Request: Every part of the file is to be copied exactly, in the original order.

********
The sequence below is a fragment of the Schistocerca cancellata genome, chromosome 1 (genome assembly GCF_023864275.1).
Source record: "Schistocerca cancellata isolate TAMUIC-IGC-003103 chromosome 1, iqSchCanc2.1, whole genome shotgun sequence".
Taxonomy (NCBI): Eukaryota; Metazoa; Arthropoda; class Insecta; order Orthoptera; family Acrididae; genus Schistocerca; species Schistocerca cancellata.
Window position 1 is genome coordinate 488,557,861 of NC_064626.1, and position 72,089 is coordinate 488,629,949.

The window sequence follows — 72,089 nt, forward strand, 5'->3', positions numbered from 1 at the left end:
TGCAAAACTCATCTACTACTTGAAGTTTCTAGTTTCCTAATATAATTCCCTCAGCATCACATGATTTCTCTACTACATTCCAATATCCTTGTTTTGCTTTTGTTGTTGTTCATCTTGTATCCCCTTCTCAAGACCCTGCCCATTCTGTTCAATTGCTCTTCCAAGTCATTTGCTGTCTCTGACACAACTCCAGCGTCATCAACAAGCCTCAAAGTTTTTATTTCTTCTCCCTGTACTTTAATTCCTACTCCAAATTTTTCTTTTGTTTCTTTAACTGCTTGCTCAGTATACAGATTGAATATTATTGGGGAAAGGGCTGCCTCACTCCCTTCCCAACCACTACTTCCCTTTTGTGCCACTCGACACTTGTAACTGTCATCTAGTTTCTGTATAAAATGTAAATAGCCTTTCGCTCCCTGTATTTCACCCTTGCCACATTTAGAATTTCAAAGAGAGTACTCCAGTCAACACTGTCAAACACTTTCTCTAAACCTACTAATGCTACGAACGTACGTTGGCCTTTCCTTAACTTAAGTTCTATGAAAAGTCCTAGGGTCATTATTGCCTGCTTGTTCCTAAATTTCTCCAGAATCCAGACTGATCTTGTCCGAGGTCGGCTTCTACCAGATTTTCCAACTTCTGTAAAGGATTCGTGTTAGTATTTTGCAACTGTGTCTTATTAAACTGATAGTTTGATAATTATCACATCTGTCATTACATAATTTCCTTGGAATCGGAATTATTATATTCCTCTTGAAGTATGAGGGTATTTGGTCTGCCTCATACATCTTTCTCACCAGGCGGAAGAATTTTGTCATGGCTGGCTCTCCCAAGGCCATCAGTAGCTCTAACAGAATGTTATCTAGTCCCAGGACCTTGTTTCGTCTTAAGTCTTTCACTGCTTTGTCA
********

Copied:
The sequence below is a fragment of the Schistocerca cancellata genome, chromosome 1 (genome assembly GCF_023864275.1).
Source record: "Schistocerca cancellata isolate TAMUIC-IGC-003103 chromosome 1, iqSchCanc2.1, whole genome shotgun sequence".
Taxonomy (NCBI): Eukaryota; Metazoa; Arthropoda; class Insecta; order Orthoptera; family Acrididae; genus Schistocerca; species Schistocerca cancellata.
Window position 1 is genome coordinate 488,557,861 of NC_064626.1, and position 72,089 is coordinate 488,629,949.

The window sequence follows — 72,089 nt, forward strand, 5'->3', positions numbered from 1 at the left end:
TGCAAAACTCATCTACTACTTGAAGTTTCTAGTTTCCTAATATAATTCCCTCAGCATCACATGATTTCTCTACTACATTCCAATATCCTTGTTTTGCTTTTGTTGTTGTTCATCTTGTATCCCCTTCTCAAGACCCTGCCCATTCTGTTCAATTGCTCTTCCAAGTCATTTGCTGTCTCTGACACAACTCCAGCGTCATCAACAAGCCTCAAAGTTTTTATTTCTTCTCCCTGTACTTTAATTCCTACTCCAAATTTTTCTTTTGTTTCTTTAACTGCTTGCTCAGTATACAGATTGAATATTATTGGGGAAAGGGCTGCCTCACTCCCTTCCCAACCACTACTTCCCTTTTGTGCCACTCGACACTTGTAACTGTCATCTAGTTTCTGTATAAAATGTAAATAGCCTTTCGCTCCCTGTATTTCACCCTTGCCACATTTAGAATTTCAAAGAGAGTACTCCAGTCAACACTGTCAAACACTTTCTCTAAACCTACTAATGCTACGAACGTACGTTGGCCTTTCCTTAACTTAAGTTCTATGAAAAGTCCTAGGGTCATTATTGCCTGCTTGTTCCTAAATTTCTCCAGAATCCAGACTGATCTTGTCCGAGGTCGGCTTCTACCAGATTTTCCAACTTCTGTAAAGGATTCGTGTTAGTATTTTGCAACTGTGTCTTATTAAACTGATAGTTTGATAATTATCACATCTGTCATTACATAATTTCCTTGGAATCGGAATTATTATATTCCTCTTGAAGTATGAGGGTATTTGGTCTGCCTCATACATCTTTCTCACCAGGCGGAAGAATTTTGTCATGGCTGGCTCTCCCAAGGCCATCAGTAGCTCTAACAGAATGTTATCTAGTCCCAGGACCTTGTTTCGTCTTAAGTCTTTCACTGCTTTGTCA